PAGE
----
The panel was an hour-long discussion, answering pre-set questions about our work and then taking some questions from the audience. At the end we received an award for outstanding leadership in environmental education, which I am so grateful to receive.

The trip was a fantastic chance to connect with others working in the environmental education field, promote the amazing work taking place in BC, but also to learn and discuss ways we can improve environmental education in our local areas. I left the conference with a fresh perspective and full of optimism. I truly believe that environmental education is vital if we are to have healthy and thriving ecosystems and that by actively engaging young people from all backgrounds in the environmental field we can create a better society.

I wanted to say a huge thank you to everyone at NAAEE for their amazing work and for recognising young people, as well as organising the event. Another huge shout out to my panel buddies Leandra, Lula, Ankita and Danni, I had never spoken on a panel before, so being able to share it with such remarkable and inspiring people made the whole thing such a fantastic experience.

To learn more about the work youth are doing in the environmental field, see all 30 of us in the link below:

https://naaee.org/our-work/programs/ee-30-under-30

Endangered southern resident orcas get 200-metre protection zone from boats

Canadian Fisheries Minister Dominic LeBlanc announced today that new regulations would be put in place to ensure that boats will have to remain 200-metres from southern resident orcas. Currently the guidelines in Canada are that boats should be 100-metres away from marine life, however this is just a guide, not a requirement. In the USA the law is stricter, boats are required to keep 200-metres away from orcas, something that now the Canadian government will enforce.

This news has been welcomed by orca conservationists, and personally I am thrilled, this topic was the subject of my dissertation. I looked at the impact boat distance had on southern resident orca behaviour, comparing the difference in distance across the Canada-USA border. I found that the extra 100 metres the orcas are given in the USA had a positive impact on their behaviour. As well as this, there was a lot of confusion from boaters about the regulations in the orcas’ habitat, the Salish Sea. The international border runs through the sea meaning that two different regulations are in place, leading to confusion and often illegal activity, particularly with boaters getting too close to orcas in American waters.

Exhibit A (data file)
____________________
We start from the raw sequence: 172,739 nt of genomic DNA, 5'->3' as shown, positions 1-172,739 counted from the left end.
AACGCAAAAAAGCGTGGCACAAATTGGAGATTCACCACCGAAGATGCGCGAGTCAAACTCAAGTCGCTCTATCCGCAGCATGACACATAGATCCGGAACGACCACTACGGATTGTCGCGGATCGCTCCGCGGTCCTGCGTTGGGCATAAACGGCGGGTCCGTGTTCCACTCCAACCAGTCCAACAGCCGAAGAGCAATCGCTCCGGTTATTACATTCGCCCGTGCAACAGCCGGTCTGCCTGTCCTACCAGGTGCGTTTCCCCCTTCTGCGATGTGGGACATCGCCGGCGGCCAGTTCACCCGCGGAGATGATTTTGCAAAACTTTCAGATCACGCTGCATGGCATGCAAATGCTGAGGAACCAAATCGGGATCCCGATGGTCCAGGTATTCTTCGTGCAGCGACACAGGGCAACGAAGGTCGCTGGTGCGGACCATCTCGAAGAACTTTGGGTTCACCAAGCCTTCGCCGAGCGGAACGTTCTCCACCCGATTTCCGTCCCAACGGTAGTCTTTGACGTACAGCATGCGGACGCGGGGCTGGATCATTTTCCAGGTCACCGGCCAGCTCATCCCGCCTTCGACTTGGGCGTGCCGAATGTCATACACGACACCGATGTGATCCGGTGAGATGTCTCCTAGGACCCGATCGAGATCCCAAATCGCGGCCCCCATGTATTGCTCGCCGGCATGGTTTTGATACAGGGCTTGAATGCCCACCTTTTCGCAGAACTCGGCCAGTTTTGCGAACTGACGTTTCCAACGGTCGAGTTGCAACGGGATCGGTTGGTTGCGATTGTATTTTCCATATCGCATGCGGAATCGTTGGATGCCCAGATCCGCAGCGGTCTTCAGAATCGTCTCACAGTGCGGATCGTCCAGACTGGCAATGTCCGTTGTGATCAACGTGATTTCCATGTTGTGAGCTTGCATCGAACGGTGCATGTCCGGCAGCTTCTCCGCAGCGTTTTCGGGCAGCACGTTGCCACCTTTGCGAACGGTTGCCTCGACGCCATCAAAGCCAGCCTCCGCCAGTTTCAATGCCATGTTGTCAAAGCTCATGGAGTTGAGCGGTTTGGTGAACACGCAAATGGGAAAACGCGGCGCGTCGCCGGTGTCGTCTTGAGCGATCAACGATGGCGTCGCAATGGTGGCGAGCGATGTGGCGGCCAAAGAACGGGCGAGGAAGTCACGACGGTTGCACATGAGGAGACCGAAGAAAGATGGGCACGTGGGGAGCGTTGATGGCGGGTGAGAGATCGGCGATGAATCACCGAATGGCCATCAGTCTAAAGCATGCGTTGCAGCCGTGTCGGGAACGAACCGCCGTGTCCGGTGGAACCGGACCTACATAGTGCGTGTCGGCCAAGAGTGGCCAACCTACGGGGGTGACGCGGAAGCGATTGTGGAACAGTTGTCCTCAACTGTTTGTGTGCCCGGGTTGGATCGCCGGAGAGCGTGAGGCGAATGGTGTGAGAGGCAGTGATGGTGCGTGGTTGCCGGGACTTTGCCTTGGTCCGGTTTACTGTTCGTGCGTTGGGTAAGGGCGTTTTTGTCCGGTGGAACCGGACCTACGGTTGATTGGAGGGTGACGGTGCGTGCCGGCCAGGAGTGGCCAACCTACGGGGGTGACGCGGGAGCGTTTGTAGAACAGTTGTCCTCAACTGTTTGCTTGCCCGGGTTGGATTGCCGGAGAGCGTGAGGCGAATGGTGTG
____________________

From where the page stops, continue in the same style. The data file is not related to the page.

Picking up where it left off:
I am happy to see the Canadian government take a first step towards conserving the endangered whales, however there is a real need for more action. A study published today shows a 25% chance that these iconic whales could be lost within the next 100 years. With appropriate and resolute actions, however, this risk of extinction could be significantly reduced. It found that increasing the abundance of their main prey, chinook salmon, and reducing vessel disturbance further are the key areas that now have to be implemented. I encourage anyone reading, who is a Canadian citizen/resident to speak with their MP about the need for greater protections for endangered orcas in Canada.

Tucker the conservation canine, known for sniffing orca poo retires.

During the summers of 2011 and 2012 (and a number of times since then), I worked on a research boat looking at the endangered southern resident orca, a subspecies of orca found around southern Vancouver Island. Whilst on the boats we would often encounter other researchers and chat about the work they were doing. One of my favourite boats to see and interact with was the Conservation Canines program that researches animals and their habitat by using dogs to help collect poo. Now whilst it may sound strange, poo is highly valuable in wildlife research, the data collected from faeces can determine the health of individuals, as well as a population and give an insight into their life cycle. For the southern resident orca project the ‘Conservation Canine’ is Tucker, the black lab, and Tucker has helped the team to publish papers on the health and diet of the orcas, and to see the impact that toxins in the water are having on the population.

It was always such a joy to see the excitable black lab hanging off the front of the research boat hunting for orca poo. Tucker is a great example about how working animals, mostly dogs, are a vital part of conservation. Tucker started the program in 2006, and at the grand age of 13, he has been given a well-earned retirement, but I know that many people who have worked on the water with the orcas will be sad to see him go. But, the Conservation Canine program does not end with him, starting next year Jack, a 5 year old Australian Cattle mix, will be taking over and sniffing out that important orca poo!

Have a look at Tucker in action in this video by the BBC!